It is that time of year again, when SEC basketball fans alike congregate together and watch their respected teams compete in the annual SEC Tournament. This year’s tournament will be held in St. Louis, Missouri at the Scottrade Center for the first time in the tournament’s history. For all those competing or watching the games, the tournament never disappoints.
After being named Co-Champions of the SEC, the 13th-ranked and No. 2 seed Tennessee Volunteers (23-7, 13-5 SEC) look to claim an outright title in the tournament and continue their four-game winning streak. Because of the Vols high seeding in this year’s tournament, Tennessee has been awarded a double-bye and will play their first game of the tournament on Friday.
The Volunteers are riding high after head coach Rick Barnes took home the SEC Coach of the Year award, and forward Grant Williams also raked in SEC Player of the Year. Guard Lamonte Turner also notched a Co-Sixth Man of the Year trophy to add on to Tennessee’s success recently.
Still, the Vols have never favored well in the SEC Tournament, as their last tournament championship came in 1979. Facing the winner of Mississippi State or LSU in their first game, Tennessee has to like its chances moving forward. Many concerns arose during the final week of the season in regard to seeding and who the Vols would have to play. It seems now that Tennessee is in a perfect position to make it to the championship game on Sunday.
If they beat the winner of Mississippi State and LSU on Friday, their remaining opponents would be either Ole Miss, South Carolina, Arkansas or Florida. The Volunteers beat all but one team in the group of five, as they lost a heartbreaker to the Razorbacks in Fayetteville on Dec. 30 by a score of 95-93 in overtime. Arkansas is tough to beat at home, and Tennessee’s team has drastically changed since then, which should give Volunteers fans optimism in the tournament.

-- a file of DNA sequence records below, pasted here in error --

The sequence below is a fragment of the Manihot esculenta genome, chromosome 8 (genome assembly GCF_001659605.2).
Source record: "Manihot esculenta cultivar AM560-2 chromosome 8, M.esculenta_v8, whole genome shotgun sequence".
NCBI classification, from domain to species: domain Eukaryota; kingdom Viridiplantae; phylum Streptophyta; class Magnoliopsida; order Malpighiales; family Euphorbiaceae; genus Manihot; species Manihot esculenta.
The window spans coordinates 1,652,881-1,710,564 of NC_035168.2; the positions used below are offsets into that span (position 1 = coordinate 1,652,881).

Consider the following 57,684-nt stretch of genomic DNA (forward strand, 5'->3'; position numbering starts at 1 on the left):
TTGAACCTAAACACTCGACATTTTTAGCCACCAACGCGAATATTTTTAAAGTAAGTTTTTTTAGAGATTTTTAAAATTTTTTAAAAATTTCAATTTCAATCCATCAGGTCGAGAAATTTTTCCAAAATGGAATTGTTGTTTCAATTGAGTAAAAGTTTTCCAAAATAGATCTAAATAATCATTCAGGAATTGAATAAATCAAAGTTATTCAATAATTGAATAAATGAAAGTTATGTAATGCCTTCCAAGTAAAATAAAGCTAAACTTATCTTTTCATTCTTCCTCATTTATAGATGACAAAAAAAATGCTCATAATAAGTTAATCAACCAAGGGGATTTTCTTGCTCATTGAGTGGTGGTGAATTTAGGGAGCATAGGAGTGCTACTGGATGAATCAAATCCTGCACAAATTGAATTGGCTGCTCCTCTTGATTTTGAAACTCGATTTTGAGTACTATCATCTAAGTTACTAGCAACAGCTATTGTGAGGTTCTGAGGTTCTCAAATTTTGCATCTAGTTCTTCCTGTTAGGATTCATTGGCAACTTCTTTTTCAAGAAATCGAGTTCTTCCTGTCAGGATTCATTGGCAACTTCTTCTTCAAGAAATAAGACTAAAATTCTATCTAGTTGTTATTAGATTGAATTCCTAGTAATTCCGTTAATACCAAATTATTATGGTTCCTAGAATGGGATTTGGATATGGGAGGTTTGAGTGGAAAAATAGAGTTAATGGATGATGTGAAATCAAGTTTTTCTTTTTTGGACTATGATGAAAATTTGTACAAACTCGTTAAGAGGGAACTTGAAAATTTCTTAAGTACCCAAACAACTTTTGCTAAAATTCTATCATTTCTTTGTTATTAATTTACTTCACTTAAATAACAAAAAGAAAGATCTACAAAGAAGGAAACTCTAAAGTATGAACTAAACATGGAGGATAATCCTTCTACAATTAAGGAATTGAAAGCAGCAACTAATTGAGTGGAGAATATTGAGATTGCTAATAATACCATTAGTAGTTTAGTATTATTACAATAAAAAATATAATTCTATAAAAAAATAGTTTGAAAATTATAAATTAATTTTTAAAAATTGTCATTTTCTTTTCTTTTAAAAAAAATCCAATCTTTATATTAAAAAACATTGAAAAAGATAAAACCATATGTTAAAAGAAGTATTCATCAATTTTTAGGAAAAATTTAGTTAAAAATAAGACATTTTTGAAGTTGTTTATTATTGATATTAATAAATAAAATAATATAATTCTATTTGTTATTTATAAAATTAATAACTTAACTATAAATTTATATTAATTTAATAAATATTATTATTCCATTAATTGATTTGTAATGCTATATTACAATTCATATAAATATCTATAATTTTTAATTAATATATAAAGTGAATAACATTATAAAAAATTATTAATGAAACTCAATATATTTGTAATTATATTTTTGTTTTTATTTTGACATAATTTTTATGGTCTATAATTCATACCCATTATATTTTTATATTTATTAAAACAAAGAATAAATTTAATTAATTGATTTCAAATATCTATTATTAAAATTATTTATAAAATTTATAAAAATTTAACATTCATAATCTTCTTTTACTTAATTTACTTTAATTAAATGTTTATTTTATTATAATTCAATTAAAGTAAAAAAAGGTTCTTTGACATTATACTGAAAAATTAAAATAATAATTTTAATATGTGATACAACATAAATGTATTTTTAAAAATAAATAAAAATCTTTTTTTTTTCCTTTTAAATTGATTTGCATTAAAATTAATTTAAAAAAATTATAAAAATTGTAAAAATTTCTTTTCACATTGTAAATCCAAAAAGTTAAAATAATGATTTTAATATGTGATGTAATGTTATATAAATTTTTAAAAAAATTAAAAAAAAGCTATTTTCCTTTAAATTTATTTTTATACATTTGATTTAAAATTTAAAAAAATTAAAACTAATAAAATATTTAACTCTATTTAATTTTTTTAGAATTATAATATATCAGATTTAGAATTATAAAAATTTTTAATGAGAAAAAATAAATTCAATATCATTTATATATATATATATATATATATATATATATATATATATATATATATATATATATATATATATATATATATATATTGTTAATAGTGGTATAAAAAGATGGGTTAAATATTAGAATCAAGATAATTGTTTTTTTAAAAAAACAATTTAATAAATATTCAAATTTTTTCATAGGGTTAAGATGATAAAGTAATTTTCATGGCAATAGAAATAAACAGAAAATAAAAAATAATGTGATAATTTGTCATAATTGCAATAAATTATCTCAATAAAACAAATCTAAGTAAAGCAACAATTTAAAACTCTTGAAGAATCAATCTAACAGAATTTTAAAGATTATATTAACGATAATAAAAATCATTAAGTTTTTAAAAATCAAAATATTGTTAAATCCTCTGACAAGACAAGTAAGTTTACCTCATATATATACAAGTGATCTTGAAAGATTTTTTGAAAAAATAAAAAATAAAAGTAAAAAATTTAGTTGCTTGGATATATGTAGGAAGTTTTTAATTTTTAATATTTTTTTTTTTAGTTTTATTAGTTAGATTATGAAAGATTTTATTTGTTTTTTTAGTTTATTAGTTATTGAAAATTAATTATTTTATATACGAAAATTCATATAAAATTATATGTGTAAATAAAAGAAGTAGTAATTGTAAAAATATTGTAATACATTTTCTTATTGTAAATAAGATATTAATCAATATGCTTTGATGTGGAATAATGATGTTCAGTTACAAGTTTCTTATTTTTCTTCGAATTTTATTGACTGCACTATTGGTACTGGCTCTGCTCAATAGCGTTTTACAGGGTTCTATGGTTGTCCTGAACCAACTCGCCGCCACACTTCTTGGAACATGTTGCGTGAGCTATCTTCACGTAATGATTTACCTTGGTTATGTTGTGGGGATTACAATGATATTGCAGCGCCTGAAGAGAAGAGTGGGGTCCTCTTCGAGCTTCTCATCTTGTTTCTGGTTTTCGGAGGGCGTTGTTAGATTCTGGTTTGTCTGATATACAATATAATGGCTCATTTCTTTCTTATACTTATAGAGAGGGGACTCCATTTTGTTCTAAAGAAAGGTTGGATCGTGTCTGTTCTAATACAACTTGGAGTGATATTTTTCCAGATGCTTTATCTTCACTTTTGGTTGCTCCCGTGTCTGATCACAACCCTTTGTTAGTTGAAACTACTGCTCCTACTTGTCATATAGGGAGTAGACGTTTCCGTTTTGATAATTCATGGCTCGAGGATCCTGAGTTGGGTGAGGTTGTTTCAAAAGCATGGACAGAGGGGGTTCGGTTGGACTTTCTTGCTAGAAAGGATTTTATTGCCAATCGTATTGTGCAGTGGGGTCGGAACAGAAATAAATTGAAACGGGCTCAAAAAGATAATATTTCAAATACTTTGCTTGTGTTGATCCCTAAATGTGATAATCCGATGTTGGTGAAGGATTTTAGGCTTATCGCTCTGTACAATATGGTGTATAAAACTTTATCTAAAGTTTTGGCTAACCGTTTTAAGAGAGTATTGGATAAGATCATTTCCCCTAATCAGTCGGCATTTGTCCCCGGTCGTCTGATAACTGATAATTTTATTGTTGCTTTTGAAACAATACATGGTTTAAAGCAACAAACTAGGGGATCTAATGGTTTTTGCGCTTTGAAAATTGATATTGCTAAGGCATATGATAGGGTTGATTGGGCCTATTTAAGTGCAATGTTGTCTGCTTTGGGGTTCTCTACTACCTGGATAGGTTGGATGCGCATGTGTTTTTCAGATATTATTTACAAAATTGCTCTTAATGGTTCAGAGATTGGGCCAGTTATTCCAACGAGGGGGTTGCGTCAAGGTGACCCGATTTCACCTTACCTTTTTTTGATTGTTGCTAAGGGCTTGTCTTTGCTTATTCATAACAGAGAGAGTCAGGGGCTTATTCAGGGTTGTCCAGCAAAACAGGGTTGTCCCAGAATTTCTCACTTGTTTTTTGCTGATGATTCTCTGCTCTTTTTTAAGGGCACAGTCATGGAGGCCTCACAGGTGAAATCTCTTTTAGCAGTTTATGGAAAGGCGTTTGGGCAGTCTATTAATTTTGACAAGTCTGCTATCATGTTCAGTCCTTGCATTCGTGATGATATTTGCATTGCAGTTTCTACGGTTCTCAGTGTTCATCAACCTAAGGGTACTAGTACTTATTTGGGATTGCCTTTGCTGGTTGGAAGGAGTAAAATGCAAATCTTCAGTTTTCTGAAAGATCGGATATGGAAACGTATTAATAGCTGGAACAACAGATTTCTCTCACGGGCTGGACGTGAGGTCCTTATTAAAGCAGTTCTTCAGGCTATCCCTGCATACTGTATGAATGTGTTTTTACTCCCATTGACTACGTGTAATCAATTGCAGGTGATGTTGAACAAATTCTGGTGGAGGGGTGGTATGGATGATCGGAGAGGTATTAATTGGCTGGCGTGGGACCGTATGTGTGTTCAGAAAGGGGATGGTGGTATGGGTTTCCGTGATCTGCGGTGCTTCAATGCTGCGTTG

Dodging teams such as Auburn, Kentucky and Missouri until the championship game is best case scenario for the orange-and-white. Those teams are some of the hottest teams in the league right now, and luckily the Vols would only have to face one in the championship game, if any of them manage to make it that far. Any way you look at it, Tennessee is set up for success in the SEC Tournament this year.
Barnes is 33-29 all-time in conference tournament games and has more total conference tournament wins than the Volunteers do since the re-creation of the SEC Tournament in 1979. His last conference championship came in 1995, when he led Providence to a Big East Championship.
Tennessee’s first game of the tournament will be at 6 p.m. ET on Friday. Each of the SEC Tournament games will be broadcasted on the SEC Network. A win for the Volunteers would advance them to the semifinals of the tournament for the first time since 2014.
Edited by Seth Raborn
Featured image courtesy of Tennessee Athletics